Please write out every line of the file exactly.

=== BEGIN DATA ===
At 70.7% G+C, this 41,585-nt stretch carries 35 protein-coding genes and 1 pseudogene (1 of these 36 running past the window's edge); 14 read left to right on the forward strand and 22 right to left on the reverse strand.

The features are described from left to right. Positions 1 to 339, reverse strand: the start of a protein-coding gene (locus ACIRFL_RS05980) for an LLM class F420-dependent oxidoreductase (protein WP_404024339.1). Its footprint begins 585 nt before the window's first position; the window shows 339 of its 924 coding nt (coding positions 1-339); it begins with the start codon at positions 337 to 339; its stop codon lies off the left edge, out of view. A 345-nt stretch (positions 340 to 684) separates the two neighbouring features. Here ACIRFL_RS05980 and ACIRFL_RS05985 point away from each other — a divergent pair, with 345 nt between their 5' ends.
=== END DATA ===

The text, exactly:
At 70.7% G+C, this 41,585-nt stretch carries 35 protein-coding genes and 1 pseudogene (1 of these 36 running past the window's edge); 14 read left to right on the forward strand and 22 right to left on the reverse strand.

The features are described from left to right. Positions 1 to 339, reverse strand: the start of a protein-coding gene (locus ACIRFL_RS05980) for an LLM class F420-dependent oxidoreductase (protein WP_404024339.1). Its footprint begins 585 nt before the window's first position; the window shows 339 of its 924 coding nt (coding positions 1-339); it begins with the start codon at positions 337 to 339; its stop codon lies off the left edge, out of view. A 345-nt stretch (positions 340 to 684) separates the two neighbouring features. Here ACIRFL_RS05980 and ACIRFL_RS05985 point away from each other — a divergent pair, with 345 nt between their 5' ends.